Pop in to Armchair Books, a quirky place Go Ahead staffer Jamie loved during her visit to Edinburgh. As you can tell from their self-description of “very nearly alphabetised chaos,” Armchair Books has character—which means it fits in nicely with the rest of the city.
Sip tea at the Colonnades in the Signet Library. “The elegant Georgian architecture makes this the perfect setting for proper afternoon tea,” says Go Ahead staffer Sarah. “Tea includes an amuse-bouche, a Savory Tower of sandwiches, quiches, and pies, and a Sweet Tower of pastries and scones served with clotted cream and jam. It’s a memorable experience.”
Take a hike—we mean that in a good way! There are unreal views to be found almost anywhere in Edinburgh. “Climbing to the top of Calton Hill, Arthur’s Seat, or the Sir Walter Scott Monument is great if you’re looking for a way to fit in some exercise,” says Go Ahead staffer Sarah. “Be sure to check out the ruins of St Anthony’s Chapel on your way up Arthur’s Seat.”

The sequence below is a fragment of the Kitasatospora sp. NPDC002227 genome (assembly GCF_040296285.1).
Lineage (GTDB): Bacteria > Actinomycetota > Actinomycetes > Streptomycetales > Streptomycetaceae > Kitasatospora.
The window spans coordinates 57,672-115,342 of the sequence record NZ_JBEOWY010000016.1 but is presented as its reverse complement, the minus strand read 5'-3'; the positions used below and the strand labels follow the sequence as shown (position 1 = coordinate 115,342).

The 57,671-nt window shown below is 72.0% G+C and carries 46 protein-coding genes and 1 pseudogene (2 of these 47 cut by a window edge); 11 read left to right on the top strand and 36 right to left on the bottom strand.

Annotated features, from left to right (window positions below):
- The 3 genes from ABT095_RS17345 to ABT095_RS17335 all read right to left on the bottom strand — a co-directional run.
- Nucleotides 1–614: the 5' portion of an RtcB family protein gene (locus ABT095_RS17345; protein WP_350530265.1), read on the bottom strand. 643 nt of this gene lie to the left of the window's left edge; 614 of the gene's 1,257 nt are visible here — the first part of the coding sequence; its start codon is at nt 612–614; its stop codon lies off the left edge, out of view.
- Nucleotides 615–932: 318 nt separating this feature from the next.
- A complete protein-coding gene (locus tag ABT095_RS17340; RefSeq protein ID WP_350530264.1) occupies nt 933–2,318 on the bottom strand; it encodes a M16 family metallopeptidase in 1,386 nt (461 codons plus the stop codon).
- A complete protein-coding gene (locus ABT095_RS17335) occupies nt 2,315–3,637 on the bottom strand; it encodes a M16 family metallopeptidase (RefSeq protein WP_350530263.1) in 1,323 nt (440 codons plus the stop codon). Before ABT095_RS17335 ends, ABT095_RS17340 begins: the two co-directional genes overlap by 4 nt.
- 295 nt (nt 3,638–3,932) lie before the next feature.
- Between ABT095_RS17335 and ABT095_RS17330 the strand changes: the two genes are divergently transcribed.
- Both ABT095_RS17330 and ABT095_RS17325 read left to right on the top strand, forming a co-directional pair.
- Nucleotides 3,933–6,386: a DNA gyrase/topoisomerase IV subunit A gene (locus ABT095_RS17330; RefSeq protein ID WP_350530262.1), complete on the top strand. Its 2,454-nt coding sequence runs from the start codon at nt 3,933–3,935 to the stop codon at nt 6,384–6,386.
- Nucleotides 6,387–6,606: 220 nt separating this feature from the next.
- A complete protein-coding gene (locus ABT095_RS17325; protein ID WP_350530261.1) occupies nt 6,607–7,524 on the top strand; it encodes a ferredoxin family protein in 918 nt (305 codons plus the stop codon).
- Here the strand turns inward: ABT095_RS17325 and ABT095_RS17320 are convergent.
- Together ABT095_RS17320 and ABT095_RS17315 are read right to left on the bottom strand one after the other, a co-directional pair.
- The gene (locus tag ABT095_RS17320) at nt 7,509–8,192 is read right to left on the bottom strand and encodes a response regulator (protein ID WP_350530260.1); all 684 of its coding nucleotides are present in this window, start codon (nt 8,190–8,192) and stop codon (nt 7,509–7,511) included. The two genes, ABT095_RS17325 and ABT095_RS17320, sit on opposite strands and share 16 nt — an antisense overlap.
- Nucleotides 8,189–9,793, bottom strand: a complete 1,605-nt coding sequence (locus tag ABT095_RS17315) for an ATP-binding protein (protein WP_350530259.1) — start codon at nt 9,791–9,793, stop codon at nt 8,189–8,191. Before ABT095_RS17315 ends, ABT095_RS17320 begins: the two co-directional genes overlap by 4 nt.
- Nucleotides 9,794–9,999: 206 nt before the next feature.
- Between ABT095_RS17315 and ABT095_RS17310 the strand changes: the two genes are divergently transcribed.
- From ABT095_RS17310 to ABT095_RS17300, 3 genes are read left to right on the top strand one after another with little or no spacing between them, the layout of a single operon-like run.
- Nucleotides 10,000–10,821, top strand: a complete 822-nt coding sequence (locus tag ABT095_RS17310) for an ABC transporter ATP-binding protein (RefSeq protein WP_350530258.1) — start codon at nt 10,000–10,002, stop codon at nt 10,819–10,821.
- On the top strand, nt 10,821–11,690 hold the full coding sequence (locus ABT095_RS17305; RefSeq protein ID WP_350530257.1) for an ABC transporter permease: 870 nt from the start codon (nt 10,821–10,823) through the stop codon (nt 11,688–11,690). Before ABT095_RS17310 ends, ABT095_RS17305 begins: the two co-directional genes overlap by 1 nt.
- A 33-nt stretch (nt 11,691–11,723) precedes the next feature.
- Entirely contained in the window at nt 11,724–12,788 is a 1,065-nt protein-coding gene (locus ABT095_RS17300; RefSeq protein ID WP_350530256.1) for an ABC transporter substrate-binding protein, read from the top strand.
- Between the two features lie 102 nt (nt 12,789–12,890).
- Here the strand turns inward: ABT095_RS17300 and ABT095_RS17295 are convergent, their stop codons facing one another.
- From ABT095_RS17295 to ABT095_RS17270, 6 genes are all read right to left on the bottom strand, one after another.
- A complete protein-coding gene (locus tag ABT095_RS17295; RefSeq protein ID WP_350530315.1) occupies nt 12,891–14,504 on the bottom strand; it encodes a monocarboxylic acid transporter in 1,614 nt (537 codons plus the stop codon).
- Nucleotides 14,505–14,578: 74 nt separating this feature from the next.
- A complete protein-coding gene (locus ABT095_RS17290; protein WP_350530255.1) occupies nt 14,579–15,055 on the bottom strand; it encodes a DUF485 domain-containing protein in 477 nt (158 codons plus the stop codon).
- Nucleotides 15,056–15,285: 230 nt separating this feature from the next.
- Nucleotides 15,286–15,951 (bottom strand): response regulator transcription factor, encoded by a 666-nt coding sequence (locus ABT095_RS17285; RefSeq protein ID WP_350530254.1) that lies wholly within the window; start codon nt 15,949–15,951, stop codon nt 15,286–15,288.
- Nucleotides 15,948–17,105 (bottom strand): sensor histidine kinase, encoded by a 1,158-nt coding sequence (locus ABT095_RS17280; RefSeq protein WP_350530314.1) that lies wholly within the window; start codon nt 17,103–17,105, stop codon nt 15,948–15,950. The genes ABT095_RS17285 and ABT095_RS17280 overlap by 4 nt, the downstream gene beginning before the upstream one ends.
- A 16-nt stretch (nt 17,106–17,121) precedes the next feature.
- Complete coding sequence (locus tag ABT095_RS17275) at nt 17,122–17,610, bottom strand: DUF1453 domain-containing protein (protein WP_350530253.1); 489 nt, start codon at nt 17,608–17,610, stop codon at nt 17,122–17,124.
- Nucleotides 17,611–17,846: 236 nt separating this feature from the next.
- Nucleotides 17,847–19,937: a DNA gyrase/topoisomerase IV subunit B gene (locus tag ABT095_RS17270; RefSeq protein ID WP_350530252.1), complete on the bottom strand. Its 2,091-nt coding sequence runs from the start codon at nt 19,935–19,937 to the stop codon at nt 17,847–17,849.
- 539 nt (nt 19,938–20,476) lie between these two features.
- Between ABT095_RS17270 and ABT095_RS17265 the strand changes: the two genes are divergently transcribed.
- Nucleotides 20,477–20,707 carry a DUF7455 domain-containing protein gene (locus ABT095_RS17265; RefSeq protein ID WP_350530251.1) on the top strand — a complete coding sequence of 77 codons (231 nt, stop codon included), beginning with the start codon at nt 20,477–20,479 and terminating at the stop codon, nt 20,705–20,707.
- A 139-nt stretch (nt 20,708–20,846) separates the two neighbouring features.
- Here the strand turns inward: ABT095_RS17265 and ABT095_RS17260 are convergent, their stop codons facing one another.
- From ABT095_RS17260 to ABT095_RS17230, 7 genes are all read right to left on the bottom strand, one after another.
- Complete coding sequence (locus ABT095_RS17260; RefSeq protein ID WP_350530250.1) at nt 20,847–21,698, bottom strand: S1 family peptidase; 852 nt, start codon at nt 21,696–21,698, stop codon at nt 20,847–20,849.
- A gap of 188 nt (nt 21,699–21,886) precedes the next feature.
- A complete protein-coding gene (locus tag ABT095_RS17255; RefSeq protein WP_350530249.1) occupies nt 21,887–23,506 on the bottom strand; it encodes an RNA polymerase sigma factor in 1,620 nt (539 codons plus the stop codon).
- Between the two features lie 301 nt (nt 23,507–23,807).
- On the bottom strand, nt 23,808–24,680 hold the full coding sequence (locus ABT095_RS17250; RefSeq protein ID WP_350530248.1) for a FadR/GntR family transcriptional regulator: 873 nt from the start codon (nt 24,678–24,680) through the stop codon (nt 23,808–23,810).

Get outside in the Prince Street Gardens. “This spot showcases beautiful flora in the middle of the city, and you get to see the Sir Walter Scott Monument,” says Go Ahead staffer Merisa.
Step inside a free museum. If you’re an art and history lover, this will surely be one of our favorite Edinburgh activities. Rainy afternoons are no match for the (free) Botanical Gardens, Scottish National Gallery, National Museum of Scotland, Museum on the Mound, Scottish National Portrait Gallery, Museum of Edinburgh...you get the idea.
Go on an evening ghost tour. “This was my absolute favorite activity the whole time I was in Edinburgh,” says Go Ahead staffer Allison. “You get to immerse yourself in the local mysteries that have captivated historians for centuries and satisfy your spooky craving.”